What is the co signee responsibility after bankruptcy has been filed? 13 Answers as of February 14, 2011

My grandmother bought a car for me and I co signed it. I left for boot camp when she filed bankruptcy afterward and the bank repossessed the car. I did not get a notice until today which is 3 years from then that I have to pay off $10,000. Do I have a legal defense on this case or can I fight it?

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William C. Gosnell, Attorney at Law
William C. Gosnell, Attorney at Law | William C. Gosnell
When your grandmother filed bk she got herself out of the liability for the car note that left you still liable. When the car got repossessed the company must conduct a sale and get a reasonable price. Then they can sue you for the deficiency. You can pay $10,000. negotiate a better deal or file bk yourself.
Answer Applies to: Tennessee
Replied: 2/3/2011
The Law Office of Mark J. Markus
The Law Office of Mark J. Markus | Mark Markus
What would your defense be? Are you claiming you did not co-sign for the note? Based on your facts it sure sounds to me like you're liable for the debt.
Answer Applies to: California
Replied: 2/3/2011
Cohen & Kendziorra, P.A.
Cohen & Kendziorra, P.A. | Robert S. Cohen
Since you co-signed on the car loan and the other party filed bankruptcy, the bank can look to you to pay the deficiency claim which amounts to $10,000.00.
Answer Applies to: Florida
Replied: 2/3/2011
Janet A. Lawson Bankruptcy Attorney
Janet A. Lawson Bankruptcy Attorney | Janet Lawson
As the cosigner on the loan, yes you are responsible for the debt. In California the statute of limitations on that is 4 years, so yes they can go after you. That is why lenders ask for cosigners, so they have a second person to go after. I never recommend cosigning for someones debt unless you are prepared to pay for it.
Answer Applies to: California
Replied: 2/3/2011
Law Office of Larry Webb
Law Office of Larry Webb | Larry Webb
As the co-debtor, you remain fully liable for the debt. You may have an issue re notice. This is a state law collection issue, not a bankruptcy issue unless you intend to file bankruptcy. If you file bankruptcy the deficiency should be discharged.
Answer Applies to: California
Replied: 2/3/2011
    Judith A. Runyon, Esq. Attorney at Law
    Judith A. Runyon, Esq. Attorney at Law | Judith A. Runyon
    No defense. You so-signed so you are liable for the deficiency.
    Answer Applies to: California
    Replied: 2/3/2011
    DiManna Law Office, LLC.
    DiManna Law Office, LLC. | Dawn DiManna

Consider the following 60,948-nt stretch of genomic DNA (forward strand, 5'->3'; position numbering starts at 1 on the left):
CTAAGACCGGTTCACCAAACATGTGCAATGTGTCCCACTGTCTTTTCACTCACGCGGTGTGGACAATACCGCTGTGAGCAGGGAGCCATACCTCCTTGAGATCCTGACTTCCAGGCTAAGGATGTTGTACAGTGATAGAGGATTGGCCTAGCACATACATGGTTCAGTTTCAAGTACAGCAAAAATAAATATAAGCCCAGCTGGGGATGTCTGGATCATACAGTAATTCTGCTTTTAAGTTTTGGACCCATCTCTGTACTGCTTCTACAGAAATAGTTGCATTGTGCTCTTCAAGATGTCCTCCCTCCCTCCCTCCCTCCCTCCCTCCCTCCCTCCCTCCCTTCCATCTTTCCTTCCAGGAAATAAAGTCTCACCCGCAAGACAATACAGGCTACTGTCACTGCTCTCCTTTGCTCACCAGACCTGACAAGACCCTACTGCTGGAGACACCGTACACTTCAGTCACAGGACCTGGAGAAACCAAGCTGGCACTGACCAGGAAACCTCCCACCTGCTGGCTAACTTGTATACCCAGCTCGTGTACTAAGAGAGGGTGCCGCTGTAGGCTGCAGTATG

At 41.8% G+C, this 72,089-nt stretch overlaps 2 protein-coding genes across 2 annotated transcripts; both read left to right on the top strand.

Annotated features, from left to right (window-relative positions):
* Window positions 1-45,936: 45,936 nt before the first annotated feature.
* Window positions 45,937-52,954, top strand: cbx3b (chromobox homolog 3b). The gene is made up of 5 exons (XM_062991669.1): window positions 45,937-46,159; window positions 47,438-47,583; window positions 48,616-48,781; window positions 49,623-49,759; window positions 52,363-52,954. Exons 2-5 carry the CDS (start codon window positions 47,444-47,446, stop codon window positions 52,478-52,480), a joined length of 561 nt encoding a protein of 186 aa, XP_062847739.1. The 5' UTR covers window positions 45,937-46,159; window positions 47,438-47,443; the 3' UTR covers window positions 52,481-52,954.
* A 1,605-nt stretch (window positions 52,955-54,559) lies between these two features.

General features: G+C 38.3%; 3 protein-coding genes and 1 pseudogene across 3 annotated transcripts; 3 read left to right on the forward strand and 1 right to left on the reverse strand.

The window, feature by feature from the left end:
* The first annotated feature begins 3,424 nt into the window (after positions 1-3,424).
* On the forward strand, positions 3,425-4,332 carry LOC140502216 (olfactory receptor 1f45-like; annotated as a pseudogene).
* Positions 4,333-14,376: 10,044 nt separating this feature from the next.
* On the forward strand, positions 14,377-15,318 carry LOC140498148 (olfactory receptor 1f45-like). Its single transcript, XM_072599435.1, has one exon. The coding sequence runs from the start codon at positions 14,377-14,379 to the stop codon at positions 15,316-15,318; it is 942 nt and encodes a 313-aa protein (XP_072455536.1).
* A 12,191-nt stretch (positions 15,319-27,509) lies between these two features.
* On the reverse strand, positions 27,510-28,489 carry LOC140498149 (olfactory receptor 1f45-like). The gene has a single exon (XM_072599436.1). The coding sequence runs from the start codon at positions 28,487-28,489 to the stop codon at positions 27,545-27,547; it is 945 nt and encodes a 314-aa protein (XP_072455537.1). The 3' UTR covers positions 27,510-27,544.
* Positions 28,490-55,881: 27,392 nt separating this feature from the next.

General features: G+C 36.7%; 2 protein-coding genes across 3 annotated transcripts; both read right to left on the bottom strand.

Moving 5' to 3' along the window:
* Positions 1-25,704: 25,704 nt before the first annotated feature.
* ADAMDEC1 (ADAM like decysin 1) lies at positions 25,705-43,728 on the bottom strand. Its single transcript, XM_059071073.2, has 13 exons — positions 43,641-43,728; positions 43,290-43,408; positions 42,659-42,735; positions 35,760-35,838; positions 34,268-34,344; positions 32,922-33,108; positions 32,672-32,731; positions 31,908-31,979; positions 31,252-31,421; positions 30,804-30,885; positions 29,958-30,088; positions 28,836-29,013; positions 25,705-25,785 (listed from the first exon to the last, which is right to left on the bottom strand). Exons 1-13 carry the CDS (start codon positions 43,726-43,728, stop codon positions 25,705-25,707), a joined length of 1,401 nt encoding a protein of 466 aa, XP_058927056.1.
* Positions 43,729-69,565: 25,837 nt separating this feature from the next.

You might but you should consult with an attorney to see what the best options are for you.
    Answer Applies to: New Hampshire
    Replied: 2/3/2011
    Carballo Law Offices
    Carballo Law Offices | Tony E. Carballo
    The vehicle was repossessed because the bank was not paid. If your name was on title and the loan then you were a co-debtor and co-owner. If you only agreed to pay if your grandmother would not pay then you were a co-signer only. Either way you are liable for what is still owed. The fact that you just became aware of the debt does not matter. You probably did know the bank repossessed the vehicle. You just did not think they were going to come after you after so long. After 4 years you have the defense of the statute of limitations. However, if you have been outside the state part of the time the 4 years limitation is extended. If you are served with a summons and complaint you need to see an lawyer. You might want to see a bankruptcy lawyer, particularly if you have other debt outstanding.
    Answer Applies to: California
    Replied: 2/2/2011
    Law Offices of Michael J. Berger
    Law Offices of Michael J. Berger | Michael J. Berger
    Cosigners are liable for the debts that they cosign for. This is true even if the person that you cosigned for files bankruptcy. In that case, you are left as the only one still responsible to pay the debt. You can try to settle the debt for less or defend a lawsuit, but in the end, if you cosigned for a debt and you do not file bankruptcy yourself, you will be held responsible for the debt.
    Answer Applies to: California
    Replied: 2/2/2011
    Greifendorff Law Offices, PC
    Greifendorff Law Offices, PC | Christine Wilton
    Co-signer is legally obligated to pay the debt. You may want to research the statute of limitations on the collection of old debt for your state. Contact a Consumer Debt Collection attorney to see if you have a claim against this Creditor.
    Answer Applies to: California
    Replied: 2/2/2011
    The Pedigo Law Corporation
    The Pedigo Law Corporation | Brian T. Pedigo, Esq.
    You may have several defenses. I handle consumer debt defense cases.
    Answer Applies to: California
    Replied: 2/2/2011
    Ursula G. Barrios Law
    Ursula G. Barrios Law | Guillermo Machado
    If you signed the contract and your grandmother filed BK, you are stuck with the debt. You may have a statute of limitations defense, but you'll have to defend against a lawsuit in court (if the creditor files one). You can file BK and get rid of the debt yourself, but for all intents and purposes, that debt is still alive against you. Thank you,
    Answer Applies to: California
    Replied: 2/2/2011
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